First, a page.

- A U.K.-based startup, Silicon:Safe, says its new hardware completely prevents password theft.
- The company's hardware solution uses a box to store passwords that cannot be accessed from the outside, though it can be queried to find whethor not the password is correct, according to a TechCrunch report.
- Thus far, Silicon:Safe has raised $1 million in seed funding from private investors.
Most passwords are still way too easy to guess. In January, security application provider SplashData released its annual list of the top 25 Worst Passwords. “123456” and “password” were still the most commonly used – a position they have held since the list was established in 2011.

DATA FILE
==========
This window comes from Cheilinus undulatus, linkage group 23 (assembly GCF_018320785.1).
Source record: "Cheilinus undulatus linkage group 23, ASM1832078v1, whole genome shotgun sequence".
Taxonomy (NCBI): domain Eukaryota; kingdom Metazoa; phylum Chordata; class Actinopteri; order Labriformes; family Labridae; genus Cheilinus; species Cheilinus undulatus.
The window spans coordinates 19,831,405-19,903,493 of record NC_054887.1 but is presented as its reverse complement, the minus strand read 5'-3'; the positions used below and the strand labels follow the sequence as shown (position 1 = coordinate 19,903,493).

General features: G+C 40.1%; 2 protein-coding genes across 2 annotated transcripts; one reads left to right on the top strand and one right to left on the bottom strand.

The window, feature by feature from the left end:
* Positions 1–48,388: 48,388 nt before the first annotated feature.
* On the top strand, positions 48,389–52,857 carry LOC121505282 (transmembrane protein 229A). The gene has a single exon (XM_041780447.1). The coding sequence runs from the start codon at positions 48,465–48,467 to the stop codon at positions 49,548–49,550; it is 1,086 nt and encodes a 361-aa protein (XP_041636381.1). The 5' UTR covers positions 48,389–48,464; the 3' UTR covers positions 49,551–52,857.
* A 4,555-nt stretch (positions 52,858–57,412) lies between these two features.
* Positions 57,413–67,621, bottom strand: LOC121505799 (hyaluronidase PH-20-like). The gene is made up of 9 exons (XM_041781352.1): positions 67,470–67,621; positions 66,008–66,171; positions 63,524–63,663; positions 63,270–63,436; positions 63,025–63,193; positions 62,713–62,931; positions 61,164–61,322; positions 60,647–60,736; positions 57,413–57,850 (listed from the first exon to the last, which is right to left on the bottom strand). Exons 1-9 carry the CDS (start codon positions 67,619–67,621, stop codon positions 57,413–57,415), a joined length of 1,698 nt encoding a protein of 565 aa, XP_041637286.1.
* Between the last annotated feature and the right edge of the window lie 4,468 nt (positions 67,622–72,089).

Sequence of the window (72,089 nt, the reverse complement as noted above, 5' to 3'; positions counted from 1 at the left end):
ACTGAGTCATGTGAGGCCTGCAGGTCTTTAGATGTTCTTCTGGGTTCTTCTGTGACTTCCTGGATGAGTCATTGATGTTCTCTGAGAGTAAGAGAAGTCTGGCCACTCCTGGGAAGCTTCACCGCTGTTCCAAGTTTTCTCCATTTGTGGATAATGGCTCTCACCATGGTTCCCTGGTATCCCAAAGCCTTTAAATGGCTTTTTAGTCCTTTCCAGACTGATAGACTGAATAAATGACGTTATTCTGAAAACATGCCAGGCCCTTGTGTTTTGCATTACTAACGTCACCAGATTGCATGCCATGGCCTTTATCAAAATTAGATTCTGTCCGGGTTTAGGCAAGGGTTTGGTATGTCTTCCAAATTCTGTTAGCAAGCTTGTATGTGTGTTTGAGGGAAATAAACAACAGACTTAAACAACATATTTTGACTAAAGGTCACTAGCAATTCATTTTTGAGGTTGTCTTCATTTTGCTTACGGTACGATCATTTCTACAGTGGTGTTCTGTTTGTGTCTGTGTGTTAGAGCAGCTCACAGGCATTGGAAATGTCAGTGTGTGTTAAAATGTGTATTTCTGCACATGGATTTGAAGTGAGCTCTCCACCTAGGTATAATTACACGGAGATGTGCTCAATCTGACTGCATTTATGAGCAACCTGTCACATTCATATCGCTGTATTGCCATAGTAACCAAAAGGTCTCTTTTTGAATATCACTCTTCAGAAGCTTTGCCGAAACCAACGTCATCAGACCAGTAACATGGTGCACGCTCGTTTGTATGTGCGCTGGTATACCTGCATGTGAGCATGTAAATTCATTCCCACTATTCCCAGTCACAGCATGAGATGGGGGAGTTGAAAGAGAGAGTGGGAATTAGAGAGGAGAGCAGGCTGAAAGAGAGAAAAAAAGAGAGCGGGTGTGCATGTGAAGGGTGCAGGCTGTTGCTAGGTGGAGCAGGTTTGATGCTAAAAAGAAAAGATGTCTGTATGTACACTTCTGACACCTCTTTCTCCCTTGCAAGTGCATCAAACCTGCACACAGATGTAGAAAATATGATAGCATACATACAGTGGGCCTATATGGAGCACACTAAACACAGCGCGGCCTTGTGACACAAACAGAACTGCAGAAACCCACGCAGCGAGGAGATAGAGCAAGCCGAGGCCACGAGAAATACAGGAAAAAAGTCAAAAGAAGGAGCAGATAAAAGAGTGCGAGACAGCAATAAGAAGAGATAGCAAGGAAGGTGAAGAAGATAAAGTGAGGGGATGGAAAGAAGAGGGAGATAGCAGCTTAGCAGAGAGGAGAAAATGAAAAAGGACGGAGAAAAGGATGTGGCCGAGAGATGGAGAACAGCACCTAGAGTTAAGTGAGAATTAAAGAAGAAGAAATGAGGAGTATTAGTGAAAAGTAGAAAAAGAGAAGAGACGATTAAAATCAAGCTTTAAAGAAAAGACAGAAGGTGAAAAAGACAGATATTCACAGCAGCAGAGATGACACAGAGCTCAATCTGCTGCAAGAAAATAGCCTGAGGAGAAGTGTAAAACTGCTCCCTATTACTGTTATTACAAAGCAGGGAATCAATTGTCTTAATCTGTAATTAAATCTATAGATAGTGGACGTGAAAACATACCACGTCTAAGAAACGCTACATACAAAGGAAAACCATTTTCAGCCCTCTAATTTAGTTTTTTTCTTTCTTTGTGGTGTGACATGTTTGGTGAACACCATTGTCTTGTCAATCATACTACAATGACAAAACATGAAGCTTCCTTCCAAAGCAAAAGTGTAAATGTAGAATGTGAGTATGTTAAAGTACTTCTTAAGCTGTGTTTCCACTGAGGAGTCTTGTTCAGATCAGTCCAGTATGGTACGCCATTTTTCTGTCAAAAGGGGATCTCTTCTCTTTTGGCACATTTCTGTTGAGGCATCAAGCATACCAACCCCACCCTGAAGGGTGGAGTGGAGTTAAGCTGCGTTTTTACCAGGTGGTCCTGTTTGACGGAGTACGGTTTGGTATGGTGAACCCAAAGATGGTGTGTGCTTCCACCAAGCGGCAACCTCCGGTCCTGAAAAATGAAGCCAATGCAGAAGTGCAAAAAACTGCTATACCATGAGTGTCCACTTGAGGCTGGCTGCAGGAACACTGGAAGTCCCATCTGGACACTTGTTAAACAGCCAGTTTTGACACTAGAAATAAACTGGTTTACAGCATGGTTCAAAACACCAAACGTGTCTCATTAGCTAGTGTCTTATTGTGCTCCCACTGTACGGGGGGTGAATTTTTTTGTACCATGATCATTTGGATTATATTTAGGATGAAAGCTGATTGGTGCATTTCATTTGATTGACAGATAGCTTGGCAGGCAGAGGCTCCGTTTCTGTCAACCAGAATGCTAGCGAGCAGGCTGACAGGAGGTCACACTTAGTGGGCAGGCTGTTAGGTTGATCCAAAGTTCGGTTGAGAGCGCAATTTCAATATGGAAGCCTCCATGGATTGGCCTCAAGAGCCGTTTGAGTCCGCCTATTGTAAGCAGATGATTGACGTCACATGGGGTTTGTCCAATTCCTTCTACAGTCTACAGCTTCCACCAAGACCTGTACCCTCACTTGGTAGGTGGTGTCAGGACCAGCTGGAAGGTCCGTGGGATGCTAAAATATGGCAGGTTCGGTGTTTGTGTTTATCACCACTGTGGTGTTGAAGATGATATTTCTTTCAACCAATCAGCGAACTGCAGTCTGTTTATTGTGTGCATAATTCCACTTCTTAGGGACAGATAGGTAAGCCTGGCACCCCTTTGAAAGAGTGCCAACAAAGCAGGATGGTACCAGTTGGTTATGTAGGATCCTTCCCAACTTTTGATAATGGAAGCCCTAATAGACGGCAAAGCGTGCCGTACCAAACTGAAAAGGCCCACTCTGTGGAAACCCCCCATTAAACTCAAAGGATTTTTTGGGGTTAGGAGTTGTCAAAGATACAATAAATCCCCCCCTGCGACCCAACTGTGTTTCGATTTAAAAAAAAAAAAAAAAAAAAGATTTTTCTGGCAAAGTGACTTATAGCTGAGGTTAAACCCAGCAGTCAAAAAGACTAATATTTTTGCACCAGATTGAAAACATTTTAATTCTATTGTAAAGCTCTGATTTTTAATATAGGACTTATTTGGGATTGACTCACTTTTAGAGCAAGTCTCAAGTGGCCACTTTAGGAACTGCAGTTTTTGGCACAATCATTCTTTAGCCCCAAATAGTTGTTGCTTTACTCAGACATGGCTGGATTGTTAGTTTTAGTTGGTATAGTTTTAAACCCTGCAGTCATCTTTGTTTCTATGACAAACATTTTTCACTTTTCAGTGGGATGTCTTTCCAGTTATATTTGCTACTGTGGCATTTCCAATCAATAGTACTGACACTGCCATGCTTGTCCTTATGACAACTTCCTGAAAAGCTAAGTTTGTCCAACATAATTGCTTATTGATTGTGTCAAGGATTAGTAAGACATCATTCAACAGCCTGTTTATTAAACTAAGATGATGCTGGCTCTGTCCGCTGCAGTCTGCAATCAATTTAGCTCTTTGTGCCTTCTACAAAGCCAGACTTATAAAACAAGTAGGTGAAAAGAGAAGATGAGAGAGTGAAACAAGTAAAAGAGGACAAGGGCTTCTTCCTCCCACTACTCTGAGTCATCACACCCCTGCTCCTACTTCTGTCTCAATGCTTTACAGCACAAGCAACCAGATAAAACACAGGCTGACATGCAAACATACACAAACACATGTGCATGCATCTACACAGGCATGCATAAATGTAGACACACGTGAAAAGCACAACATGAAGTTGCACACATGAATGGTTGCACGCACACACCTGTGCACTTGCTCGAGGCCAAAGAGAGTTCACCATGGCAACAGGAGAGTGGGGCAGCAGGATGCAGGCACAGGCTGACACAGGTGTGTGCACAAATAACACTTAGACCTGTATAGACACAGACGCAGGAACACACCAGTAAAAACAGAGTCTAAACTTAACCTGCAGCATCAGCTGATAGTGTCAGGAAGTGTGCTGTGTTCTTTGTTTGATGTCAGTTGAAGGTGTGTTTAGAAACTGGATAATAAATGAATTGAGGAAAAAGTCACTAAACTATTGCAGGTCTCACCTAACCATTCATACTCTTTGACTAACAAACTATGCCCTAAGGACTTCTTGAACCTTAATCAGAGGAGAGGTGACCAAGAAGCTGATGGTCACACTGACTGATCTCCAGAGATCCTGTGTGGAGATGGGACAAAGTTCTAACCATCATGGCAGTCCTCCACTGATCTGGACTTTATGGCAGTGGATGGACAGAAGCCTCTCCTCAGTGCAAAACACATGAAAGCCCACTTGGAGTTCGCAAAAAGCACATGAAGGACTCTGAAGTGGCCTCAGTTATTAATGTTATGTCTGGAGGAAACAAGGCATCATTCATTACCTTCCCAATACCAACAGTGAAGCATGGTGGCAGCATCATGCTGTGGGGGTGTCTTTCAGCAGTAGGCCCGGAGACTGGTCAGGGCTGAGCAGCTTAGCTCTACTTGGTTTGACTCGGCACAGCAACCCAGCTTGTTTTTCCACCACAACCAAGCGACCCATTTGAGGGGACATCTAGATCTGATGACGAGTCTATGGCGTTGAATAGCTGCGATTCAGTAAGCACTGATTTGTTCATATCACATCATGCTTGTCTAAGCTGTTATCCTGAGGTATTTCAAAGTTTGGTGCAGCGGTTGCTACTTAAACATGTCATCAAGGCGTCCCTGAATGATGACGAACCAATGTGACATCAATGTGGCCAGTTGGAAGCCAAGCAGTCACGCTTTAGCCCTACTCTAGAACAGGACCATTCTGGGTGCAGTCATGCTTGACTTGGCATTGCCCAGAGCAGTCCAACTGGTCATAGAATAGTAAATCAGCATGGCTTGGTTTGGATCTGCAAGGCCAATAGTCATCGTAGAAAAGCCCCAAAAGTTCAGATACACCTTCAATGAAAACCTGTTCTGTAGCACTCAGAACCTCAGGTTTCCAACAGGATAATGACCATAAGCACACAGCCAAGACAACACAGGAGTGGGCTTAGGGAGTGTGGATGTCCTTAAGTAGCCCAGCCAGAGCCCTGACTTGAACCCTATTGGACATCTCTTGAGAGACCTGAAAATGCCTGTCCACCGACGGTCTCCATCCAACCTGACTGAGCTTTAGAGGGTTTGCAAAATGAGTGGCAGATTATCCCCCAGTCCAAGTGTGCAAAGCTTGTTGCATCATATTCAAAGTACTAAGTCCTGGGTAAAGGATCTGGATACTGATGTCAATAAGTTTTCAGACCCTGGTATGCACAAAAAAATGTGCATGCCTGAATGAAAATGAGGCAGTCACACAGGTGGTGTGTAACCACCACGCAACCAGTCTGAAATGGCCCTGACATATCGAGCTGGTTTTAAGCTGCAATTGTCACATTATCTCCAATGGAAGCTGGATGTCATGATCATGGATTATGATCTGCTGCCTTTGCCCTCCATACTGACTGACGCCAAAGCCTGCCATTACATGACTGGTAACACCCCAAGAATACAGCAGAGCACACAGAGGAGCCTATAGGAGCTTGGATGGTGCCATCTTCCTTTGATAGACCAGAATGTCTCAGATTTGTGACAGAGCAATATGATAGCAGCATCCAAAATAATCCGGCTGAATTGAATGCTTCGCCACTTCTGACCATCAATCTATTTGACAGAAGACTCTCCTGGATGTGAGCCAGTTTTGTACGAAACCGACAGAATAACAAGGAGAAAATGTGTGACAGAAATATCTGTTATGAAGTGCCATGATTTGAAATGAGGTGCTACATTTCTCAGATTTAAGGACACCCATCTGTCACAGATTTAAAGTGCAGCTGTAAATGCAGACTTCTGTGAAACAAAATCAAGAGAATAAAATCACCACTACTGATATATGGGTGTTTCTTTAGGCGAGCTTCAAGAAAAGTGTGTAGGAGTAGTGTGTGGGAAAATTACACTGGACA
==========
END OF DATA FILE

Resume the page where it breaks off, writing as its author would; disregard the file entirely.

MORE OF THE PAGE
Silicon:Safe's solution is specifically aimed at stopping bulk password theft, said co-founder and product designer Dr. Will Harwood.
“We’re very much about protecting the enterprise, making sure the enterprise cannot be blamed, if you like, for the username and passwords being stolen. Or certainly being stolen in bulk form,” Harwood told TechCrunch.
Silicon:Safe’s tech essentially treats passwords the same as encryption keys.
Four companies are currently testing the system, and Harwood says they eventually plan to release a SaaS-style version of the product to smaller businesses that cannot afford large hardware expenses.